Personal Statement Guidance
Online guidance 1: What we’re looking for in a personal statement and CV.
In this document we’ve included some further information on what we’re looking for in a personal statement and CV, and some contact points (particularly for students from backgrounds which are currently under-represented in our PhD cohorts or in UK higher education) for further support
Your personal statement
The personal statement is an important part of the application – here, we get the chance to learn more about you and your motivation for study, beyond degree scores and basic details in your CV. A good personal statement gives detail on:
(a) what is your motivation for and interest in doing a PhD, and in particular the specific PhD(s) you’ve applied for. This includes what you hope to get from a PhD in terms of supporting your future career ambitions: we recognise that PhDs are not purely avenues for academic research careers – motivations for study can include developing the research and independent self-organisation skills needed to thrive in a wide range of industries and work sectors; and
(b) how your background skills and experience will support the work in the PhD – these can be wider skills, such as communication, coding, report writing, or team-working, or specific skills such as previous laboratory work or project experience that’s relevant to the topic of the PhD. Examples where you have used your initiative, imagination, or perseverance to achieve a goal can be very useful here – we are interested in how you have made the most of the opportunities available to you to gain skills and experience.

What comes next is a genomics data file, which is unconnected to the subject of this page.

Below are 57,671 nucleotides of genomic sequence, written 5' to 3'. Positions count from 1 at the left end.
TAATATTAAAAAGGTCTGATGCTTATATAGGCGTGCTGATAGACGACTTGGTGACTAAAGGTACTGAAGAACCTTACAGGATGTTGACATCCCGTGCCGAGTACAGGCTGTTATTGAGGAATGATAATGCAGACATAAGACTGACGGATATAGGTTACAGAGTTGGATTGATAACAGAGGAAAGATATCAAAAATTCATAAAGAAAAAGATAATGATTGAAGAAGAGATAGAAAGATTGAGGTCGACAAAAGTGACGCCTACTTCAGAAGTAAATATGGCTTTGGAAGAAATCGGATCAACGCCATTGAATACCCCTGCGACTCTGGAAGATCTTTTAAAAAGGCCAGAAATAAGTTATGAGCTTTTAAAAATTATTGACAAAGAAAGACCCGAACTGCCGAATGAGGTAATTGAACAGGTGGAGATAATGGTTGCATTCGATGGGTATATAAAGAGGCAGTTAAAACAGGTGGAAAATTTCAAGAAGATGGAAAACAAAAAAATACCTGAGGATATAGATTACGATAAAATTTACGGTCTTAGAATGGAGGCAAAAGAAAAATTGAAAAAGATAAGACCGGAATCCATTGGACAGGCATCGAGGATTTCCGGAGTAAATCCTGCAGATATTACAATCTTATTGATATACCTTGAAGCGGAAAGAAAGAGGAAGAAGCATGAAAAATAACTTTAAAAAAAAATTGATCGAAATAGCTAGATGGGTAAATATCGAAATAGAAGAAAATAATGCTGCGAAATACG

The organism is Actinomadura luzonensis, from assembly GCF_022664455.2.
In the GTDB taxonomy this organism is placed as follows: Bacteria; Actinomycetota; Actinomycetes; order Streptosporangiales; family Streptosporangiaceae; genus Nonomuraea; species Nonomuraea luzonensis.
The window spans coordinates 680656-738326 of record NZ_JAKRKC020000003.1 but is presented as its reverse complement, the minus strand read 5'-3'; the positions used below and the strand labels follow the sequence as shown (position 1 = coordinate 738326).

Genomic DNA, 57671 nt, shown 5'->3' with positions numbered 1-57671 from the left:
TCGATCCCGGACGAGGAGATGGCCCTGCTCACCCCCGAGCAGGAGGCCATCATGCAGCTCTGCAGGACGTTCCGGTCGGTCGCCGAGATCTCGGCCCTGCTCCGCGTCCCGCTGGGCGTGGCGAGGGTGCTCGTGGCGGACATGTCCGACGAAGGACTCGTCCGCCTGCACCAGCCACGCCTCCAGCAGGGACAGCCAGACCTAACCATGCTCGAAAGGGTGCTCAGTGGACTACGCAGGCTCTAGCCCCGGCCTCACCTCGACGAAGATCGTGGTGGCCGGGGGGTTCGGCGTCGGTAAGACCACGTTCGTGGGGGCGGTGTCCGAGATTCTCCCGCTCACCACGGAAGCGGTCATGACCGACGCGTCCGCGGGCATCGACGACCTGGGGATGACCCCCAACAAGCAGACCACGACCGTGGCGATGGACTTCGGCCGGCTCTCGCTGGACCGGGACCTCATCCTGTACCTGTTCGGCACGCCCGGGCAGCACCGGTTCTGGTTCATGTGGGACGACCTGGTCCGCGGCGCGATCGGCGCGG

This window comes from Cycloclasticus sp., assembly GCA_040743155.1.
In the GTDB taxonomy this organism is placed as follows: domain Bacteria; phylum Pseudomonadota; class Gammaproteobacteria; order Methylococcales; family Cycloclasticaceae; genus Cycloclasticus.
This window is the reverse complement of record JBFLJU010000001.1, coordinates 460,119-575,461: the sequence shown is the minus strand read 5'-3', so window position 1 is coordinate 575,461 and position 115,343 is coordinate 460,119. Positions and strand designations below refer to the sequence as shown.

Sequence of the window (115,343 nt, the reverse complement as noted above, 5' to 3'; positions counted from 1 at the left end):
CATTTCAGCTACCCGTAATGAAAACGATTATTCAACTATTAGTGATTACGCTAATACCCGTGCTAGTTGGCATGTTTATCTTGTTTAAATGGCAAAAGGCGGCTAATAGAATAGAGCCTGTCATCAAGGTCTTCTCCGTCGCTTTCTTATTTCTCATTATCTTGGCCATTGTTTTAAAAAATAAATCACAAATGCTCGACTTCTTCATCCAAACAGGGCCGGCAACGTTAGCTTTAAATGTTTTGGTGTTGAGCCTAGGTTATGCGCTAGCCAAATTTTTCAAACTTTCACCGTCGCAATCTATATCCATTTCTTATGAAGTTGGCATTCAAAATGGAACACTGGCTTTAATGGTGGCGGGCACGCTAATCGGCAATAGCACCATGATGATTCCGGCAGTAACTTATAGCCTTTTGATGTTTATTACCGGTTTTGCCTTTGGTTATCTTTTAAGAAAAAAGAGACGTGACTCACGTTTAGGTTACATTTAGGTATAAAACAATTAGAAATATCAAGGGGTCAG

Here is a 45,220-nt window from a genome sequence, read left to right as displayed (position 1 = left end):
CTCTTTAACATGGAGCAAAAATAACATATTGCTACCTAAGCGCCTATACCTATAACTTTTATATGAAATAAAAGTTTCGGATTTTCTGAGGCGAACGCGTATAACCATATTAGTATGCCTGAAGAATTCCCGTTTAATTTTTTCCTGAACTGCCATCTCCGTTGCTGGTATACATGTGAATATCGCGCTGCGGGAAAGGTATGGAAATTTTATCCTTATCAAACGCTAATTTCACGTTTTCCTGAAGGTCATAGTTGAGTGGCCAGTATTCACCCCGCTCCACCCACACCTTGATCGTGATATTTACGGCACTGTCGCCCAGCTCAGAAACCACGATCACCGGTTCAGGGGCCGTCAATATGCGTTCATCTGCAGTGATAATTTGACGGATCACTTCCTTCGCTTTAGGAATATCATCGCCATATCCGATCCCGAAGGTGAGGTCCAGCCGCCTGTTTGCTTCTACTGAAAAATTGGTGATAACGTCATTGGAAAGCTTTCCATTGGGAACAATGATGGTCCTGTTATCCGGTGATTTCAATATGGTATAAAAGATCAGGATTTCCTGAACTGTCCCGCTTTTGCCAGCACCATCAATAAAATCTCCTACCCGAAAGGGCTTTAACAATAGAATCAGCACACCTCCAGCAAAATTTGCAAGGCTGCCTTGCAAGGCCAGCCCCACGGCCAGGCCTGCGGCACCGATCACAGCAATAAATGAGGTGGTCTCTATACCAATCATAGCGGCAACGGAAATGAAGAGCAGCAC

We are particularly interested in hearing if you’ve had to overcome any particular challenges to get to where you are today (that is, a graduate applying for a PhD), so that we can (in confidence) include this in the short-listing and decision processes. These challenges may include overcoming mental health or other challenges, or challenges around support and opportunity (e.g. first generation of your family to study at University, unconventional career path, periods spent outside of education).
A good CV should be clearly organised, and not exceed 2 pages in length. It should cover details of your educational achievements including any research projects undertaken as well as describing any work experience. There is a range of online material discussing how to construct a CV, but a recommended resource for general CV construction can be found on the University web pages.
Further details / support.
Applicants can seek advice and further details from potential project supervisors and from the Faculty Graduate School, on email@example.com.